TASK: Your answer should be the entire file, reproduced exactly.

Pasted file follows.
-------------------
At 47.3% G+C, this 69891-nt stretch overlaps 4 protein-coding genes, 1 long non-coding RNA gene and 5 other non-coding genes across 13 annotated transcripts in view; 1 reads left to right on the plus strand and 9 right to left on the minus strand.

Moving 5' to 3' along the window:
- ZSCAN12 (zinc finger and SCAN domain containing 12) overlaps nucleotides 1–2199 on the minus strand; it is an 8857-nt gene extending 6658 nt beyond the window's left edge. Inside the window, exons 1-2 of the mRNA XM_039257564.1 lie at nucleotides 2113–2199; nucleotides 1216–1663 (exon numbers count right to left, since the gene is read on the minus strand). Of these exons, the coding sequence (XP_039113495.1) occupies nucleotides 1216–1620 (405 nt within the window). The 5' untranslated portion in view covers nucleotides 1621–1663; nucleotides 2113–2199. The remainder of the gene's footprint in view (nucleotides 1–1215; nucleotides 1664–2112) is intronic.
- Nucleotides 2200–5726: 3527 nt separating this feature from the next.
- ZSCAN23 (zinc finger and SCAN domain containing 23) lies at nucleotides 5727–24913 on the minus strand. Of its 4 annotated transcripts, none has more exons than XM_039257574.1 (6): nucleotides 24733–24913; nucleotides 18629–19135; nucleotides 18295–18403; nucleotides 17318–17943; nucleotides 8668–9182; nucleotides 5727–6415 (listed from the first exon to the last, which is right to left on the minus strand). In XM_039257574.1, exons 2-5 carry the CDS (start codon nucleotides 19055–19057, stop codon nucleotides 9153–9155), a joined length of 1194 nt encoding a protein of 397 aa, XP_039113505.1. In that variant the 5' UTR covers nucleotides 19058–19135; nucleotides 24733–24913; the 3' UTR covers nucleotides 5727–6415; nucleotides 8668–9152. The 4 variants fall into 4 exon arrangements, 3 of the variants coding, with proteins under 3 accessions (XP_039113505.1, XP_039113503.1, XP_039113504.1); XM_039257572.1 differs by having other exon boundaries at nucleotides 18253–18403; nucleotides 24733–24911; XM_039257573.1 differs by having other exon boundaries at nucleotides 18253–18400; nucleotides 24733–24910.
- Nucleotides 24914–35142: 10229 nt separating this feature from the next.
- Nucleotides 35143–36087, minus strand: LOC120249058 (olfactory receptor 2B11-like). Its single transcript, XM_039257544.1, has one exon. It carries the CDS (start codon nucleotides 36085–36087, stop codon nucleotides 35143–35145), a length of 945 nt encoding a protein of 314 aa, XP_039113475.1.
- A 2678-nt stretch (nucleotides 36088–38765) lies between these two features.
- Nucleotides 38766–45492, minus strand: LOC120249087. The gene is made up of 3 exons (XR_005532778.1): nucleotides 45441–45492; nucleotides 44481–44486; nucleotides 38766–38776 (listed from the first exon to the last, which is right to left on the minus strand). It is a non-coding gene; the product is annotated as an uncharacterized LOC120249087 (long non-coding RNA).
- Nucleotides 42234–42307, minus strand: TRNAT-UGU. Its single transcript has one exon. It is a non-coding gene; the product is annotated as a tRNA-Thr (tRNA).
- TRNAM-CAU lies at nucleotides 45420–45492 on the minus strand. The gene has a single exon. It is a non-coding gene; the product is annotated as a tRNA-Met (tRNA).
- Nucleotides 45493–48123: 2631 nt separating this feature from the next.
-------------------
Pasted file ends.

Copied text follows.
At 47.3% G+C, this 69891-nt stretch overlaps 4 protein-coding genes, 1 long non-coding RNA gene and 5 other non-coding genes across 13 annotated transcripts in view; 1 reads left to right on the plus strand and 9 right to left on the minus strand.

Moving 5' to 3' along the window:
- ZSCAN12 (zinc finger and SCAN domain containing 12) overlaps nucleotides 1–2199 on the minus strand; it is an 8857-nt gene extending 6658 nt beyond the window's left edge. Inside the window, exons 1-2 of the mRNA XM_039257564.1 lie at nucleotides 2113–2199; nucleotides 1216–1663 (exon numbers count right to left, since the gene is read on the minus strand). Of these exons, the coding sequence (XP_039113495.1) occupies nucleotides 1216–1620 (405 nt within the window). The 5' untranslated portion in view covers nucleotides 1621–1663; nucleotides 2113–2199. The remainder of the gene's footprint in view (nucleotides 1–1215; nucleotides 1664–2112) is intronic.
- Nucleotides 2200–5726: 3527 nt separating this feature from the next.
- ZSCAN23 (zinc finger and SCAN domain containing 23) lies at nucleotides 5727–24913 on the minus strand. Of its 4 annotated transcripts, none has more exons than XM_039257574.1 (6): nucleotides 24733–24913; nucleotides 18629–19135; nucleotides 18295–18403; nucleotides 17318–17943; nucleotides 8668–9182; nucleotides 5727–6415 (listed from the first exon to the last, which is right to left on the minus strand). In XM_039257574.1, exons 2-5 carry the CDS (start codon nucleotides 19055–19057, stop codon nucleotides 9153–9155), a joined length of 1194 nt encoding a protein of 397 aa, XP_039113505.1. In that variant the 5' UTR covers nucleotides 19058–19135; nucleotides 24733–24913; the 3' UTR covers nucleotides 5727–6415; nucleotides 8668–9152. The 4 variants fall into 4 exon arrangements, 3 of the variants coding, with proteins under 3 accessions (XP_039113505.1, XP_039113503.1, XP_039113504.1); XM_039257572.1 differs by having other exon boundaries at nucleotides 18253–18403; nucleotides 24733–24911; XM_039257573.1 differs by having other exon boundaries at nucleotides 18253–18400; nucleotides 24733–24910.
- Nucleotides 24914–35142: 10229 nt separating this feature from the next.
- Nucleotides 35143–36087, minus strand: LOC120249058 (olfactory receptor 2B11-like). Its single transcript, XM_039257544.1, has one exon. It carries the CDS (start codon nucleotides 36085–36087, stop codon nucleotides 35143–35145), a length of 945 nt encoding a protein of 314 aa, XP_039113475.1.
- A 2678-nt stretch (nucleotides 36088–38765) lies between these two features.
- Nucleotides 38766–45492, minus strand: LOC120249087. The gene is made up of 3 exons (XR_005532778.1): nucleotides 45441–45492; nucleotides 44481–44486; nucleotides 38766–38776 (listed from the first exon to the last, which is right to left on the minus strand). It is a non-coding gene; the product is annotated as an uncharacterized LOC120249087 (long non-coding RNA).
- Nucleotides 42234–42307, minus strand: TRNAT-UGU. Its single transcript has one exon. It is a non-coding gene; the product is annotated as a tRNA-Thr (tRNA).
- TRNAM-CAU lies at nucleotides 45420–45492 on the minus strand. The gene has a single exon. It is a non-coding gene; the product is annotated as a tRNA-Met (tRNA).
- Nucleotides 45493–48123: 2631 nt separating this feature from the next.